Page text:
In person, López-Quesada emanates strength and sensibility. She speaks of her work with pride and chooses her words with care, her conversation accompanied by the steady, penetrating gaze of her dark eyes. Married to an investment banker and the mother of three grown children, López-Quesada is particularly pleased with her reputation for sensible management — “no foolishness, no excess expenses, a housewife’s mentality” — in her work. And she feels compelled to preserve not only the objects and materials that populate her designs but also the techniques and ways of life of those she works with.
“In my profession, we live in this world of splendor, of dreams and luxury and beauty. But we also have a great deal of contact with the real world, with the artisans, the artists and craftspeople, people who work with their hands,” she says. “We help preserve that sector by bringing it to our clients. It’s a dichotomy. It’s a bit like Robin Hood, but it works. And it’s very satisfying, because the world of wealth has an emptiness to it. It doesn’t interest me.”
Today, the 54-year-old designer cites as inspirations such 20th-century icons as Jean-Michel Frank — “What he does with wood is incredible,” she says — as well as Renzo Mongiardino, John Stefanidis, Le Corbusier and the Bauhaus. She is a fan, as well, of “the glamour” of Italian furniture designer Gabriella Crespi. And she has a particular fondness for 18th-century furnishings, which she acquires throughout Europe, as well as for 20th-century design; among her preferred sources are the Spanish dealer Ramón Portuondo and the Madrid shop Bakelita. But she also frequently incorporates contemporary art into her projects and is an avid collector herself, acquiring works through her sister Inés López-Quesada, a contemporary art dealer at Travesía Cuatro Gallery, in Madrid.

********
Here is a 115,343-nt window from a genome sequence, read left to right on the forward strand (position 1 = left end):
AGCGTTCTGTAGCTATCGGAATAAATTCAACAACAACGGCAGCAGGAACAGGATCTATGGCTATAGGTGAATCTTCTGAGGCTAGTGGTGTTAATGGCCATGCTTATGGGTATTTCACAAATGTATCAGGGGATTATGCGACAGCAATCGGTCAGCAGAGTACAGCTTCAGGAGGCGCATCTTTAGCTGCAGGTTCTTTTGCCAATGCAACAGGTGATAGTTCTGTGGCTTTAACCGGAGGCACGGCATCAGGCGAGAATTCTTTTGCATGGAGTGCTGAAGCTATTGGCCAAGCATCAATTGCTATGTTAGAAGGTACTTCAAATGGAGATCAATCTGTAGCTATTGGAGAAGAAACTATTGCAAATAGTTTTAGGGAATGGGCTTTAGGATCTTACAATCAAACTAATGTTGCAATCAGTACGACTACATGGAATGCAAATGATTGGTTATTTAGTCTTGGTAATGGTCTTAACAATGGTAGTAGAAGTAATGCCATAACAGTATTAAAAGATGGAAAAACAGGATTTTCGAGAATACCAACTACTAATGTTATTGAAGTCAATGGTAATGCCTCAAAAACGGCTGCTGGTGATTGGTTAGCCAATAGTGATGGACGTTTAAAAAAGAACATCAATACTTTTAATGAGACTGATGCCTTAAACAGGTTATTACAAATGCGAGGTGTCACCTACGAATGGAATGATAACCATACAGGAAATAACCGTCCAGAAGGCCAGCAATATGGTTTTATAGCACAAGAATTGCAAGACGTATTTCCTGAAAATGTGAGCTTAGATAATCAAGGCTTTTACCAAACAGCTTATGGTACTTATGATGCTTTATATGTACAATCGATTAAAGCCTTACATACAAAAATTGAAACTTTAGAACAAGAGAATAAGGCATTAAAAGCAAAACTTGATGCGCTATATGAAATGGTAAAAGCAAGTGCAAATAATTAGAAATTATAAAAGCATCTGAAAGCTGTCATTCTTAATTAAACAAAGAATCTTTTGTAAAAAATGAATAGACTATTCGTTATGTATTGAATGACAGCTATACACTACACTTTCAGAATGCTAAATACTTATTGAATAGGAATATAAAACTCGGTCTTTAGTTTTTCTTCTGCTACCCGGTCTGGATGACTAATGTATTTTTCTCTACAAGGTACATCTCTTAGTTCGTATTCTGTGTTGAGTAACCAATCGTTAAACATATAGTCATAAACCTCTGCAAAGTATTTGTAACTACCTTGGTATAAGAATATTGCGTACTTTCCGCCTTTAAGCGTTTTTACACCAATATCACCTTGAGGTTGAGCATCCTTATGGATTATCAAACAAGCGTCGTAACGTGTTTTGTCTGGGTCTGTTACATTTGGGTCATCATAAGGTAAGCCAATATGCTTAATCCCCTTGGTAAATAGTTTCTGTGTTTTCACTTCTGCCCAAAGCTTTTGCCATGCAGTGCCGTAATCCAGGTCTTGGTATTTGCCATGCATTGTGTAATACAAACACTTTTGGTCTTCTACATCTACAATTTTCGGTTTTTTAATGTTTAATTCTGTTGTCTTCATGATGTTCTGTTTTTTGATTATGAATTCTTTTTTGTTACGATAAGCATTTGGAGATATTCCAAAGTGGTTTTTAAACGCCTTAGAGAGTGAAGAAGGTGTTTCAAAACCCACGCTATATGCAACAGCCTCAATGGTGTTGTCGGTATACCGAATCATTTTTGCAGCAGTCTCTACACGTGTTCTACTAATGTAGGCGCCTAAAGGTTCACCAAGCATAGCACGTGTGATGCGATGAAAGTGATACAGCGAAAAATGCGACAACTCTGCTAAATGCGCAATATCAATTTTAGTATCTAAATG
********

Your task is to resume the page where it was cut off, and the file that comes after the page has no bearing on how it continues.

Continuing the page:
While López-Quesada’s El Viso compound established her as Spain’s go-to designer for projects involving conversion and repurposing, it also helped extend her client base beyond Spain, through the coverage it received in the international press and extensive word of mouth. The intervening years have brought her commissions such as a residence in a converted barn on a former dairy farm in Chadds Ford, Pennsylvania, and a current project in Malta that involves seamlessly consolidating three existing houses and a garage into a single-family compound.
Not all of López-Quesada’s projects, however, involve reuse. In fact, although decorating private residences remains her primary focus, she has also established a sort of parallel career working for such corporate clients as Telefónica (Spain’s leading telecommunications company) and Iberia Airlines. For the renewable-energy company Acciona, she decorated the executive headquarters in a distinctly corporate-modern style, matching the company’s vibe with decor items like Barcelona chairs and a cashmere-covered sofa of her own design while employing a simple palette of browns and earth tones.
In addition, she has decorated Spanish embassies in Doha, Dakar and — her favorite — Tokyo, whose interiors she redid in 2005. The embassy’s 1920s building was designed by an American architect (who was also a priest) in a distinctly American idiom: large transom windows, a predominance of wood, an abundance of moldings. López-Quesada took great pains to retain the original feel while adding lavish carpeting and her treasured 18th-century antiques.
Indeed, her capacity for eclecticism, in López-Quesada’s view, is perhaps her strongest suit and the source of her greatest professional satisfaction. “It’s like being the kind of actress who can play any role. For example, like Meryl Streep, you can play a teary-eyed New York City divorcée, or you can sing and dance in Mamma Mia!” López-Quesada says. “That’s what’s best — to not always do the same thing, to have what actors call different registers. You can be dramatic, or you can be funny, or you can do whatever you want.”
Isabel López-Quesada’s Quick Picks